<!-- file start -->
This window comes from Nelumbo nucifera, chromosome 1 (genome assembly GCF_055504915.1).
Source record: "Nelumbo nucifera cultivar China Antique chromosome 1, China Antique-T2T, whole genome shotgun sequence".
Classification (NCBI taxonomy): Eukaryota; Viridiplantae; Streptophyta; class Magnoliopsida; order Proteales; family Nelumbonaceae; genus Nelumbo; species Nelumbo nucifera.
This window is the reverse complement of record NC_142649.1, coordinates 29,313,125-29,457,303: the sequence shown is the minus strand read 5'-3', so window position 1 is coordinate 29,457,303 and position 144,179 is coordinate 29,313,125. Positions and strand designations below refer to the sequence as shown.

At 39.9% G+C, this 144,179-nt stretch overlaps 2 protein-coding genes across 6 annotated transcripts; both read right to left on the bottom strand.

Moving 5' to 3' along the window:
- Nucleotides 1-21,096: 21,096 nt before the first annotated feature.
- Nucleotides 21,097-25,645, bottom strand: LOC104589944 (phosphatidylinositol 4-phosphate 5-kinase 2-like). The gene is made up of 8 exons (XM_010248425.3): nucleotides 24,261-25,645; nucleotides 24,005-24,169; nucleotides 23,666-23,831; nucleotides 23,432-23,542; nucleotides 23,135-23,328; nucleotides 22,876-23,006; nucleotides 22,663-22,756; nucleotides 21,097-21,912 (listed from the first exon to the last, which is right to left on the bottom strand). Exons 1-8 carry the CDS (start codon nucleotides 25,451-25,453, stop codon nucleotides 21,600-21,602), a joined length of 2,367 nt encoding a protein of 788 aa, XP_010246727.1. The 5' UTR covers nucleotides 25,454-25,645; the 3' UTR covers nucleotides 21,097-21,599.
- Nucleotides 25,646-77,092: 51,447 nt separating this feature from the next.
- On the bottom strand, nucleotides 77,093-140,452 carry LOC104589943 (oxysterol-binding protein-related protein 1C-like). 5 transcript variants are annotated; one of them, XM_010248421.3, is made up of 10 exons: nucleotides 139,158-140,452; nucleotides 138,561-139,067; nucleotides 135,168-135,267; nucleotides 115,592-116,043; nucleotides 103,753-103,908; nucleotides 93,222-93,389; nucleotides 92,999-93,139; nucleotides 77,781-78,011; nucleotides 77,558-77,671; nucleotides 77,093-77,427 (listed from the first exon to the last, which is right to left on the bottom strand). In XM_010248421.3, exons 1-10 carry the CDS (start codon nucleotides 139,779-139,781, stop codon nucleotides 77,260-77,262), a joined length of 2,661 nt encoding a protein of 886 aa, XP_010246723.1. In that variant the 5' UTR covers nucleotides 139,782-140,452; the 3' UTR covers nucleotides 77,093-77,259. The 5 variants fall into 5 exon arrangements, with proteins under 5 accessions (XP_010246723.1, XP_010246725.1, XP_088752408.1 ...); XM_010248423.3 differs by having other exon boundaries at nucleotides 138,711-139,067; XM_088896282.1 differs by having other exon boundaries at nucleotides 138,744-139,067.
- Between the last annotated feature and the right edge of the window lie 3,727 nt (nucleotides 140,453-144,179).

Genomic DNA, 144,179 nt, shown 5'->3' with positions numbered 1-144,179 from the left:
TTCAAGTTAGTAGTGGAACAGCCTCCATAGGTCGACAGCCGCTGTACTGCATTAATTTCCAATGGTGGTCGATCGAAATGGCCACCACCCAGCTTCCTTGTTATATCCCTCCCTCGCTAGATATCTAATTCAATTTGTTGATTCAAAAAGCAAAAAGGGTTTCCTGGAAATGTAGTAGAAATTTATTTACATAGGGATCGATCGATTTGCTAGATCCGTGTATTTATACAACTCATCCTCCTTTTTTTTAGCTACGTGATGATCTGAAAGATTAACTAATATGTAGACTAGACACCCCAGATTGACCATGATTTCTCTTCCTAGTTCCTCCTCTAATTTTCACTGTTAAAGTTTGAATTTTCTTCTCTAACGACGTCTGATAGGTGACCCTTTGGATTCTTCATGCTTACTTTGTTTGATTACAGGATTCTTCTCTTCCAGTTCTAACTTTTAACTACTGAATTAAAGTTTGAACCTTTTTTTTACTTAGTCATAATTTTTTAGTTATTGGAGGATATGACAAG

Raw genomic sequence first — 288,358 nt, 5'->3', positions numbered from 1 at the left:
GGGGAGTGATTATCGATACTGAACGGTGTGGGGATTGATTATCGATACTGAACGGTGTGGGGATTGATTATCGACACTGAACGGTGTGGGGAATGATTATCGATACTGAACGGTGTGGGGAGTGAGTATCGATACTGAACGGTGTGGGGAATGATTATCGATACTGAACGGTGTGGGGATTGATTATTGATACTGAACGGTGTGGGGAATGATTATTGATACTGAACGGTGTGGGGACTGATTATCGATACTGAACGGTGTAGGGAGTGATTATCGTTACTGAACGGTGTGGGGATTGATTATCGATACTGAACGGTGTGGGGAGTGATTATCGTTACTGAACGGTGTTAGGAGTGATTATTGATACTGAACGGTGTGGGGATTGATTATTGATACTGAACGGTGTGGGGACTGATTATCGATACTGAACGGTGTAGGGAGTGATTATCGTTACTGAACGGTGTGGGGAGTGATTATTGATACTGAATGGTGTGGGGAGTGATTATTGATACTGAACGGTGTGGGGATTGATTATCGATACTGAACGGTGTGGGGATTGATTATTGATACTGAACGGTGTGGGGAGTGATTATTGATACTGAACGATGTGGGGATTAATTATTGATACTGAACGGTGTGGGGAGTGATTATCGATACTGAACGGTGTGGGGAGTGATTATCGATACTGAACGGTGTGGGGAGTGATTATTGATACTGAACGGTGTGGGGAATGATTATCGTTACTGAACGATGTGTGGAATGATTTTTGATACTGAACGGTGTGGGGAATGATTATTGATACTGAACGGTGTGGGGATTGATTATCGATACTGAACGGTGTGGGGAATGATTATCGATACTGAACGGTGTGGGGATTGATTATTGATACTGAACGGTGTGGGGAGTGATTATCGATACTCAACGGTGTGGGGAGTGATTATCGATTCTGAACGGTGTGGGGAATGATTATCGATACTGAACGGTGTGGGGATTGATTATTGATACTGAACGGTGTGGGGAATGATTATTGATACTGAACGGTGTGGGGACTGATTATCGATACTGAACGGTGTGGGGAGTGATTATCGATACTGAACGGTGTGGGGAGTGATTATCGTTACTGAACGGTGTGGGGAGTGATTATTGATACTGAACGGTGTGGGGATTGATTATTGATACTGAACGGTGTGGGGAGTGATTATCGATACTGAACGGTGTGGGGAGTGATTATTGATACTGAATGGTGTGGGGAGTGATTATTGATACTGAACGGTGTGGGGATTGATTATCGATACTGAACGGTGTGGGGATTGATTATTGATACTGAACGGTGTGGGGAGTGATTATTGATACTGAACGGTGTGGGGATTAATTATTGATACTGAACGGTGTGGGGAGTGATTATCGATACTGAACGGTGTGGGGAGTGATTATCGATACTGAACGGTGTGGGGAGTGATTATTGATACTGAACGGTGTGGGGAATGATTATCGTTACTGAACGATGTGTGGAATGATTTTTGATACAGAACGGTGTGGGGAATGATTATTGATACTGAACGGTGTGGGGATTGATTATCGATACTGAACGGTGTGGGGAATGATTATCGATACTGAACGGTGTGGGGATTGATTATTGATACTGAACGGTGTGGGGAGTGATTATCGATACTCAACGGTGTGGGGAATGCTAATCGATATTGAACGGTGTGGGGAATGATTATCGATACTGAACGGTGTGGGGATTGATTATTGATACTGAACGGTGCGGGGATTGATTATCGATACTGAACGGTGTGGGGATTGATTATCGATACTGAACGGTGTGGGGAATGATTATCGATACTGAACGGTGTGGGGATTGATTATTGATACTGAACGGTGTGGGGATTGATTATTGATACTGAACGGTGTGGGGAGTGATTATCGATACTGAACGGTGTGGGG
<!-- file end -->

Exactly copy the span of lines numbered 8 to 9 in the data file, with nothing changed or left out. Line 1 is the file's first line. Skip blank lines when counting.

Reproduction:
- Nucleotides 21,097-25,645, bottom strand: LOC104589944 (phosphatidylinositol 4-phosphate 5-kinase 2-like). The gene is made up of 8 exons (XM_010248425.3): nucleotides 24,261-25,645; nucleotides 24,005-24,169; nucleotides 23,666-23,831; nucleotides 23,432-23,542; nucleotides 23,135-23,328; nucleotides 22,876-23,006; nucleotides 22,663-22,756; nucleotides 21,097-21,912 (listed from the first exon to the last, which is right to left on the bottom strand). Exons 1-8 carry the CDS (start codon nucleotides 25,451-25,453, stop codon nucleotides 21,600-21,602), a joined length of 2,367 nt encoding a protein of 788 aa, XP_010246727.1. The 5' UTR covers nucleotides 25,454-25,645; the 3' UTR covers nucleotides 21,097-21,599.
- Nucleotides 25,646-77,092: 51,447 nt separating this feature from the next.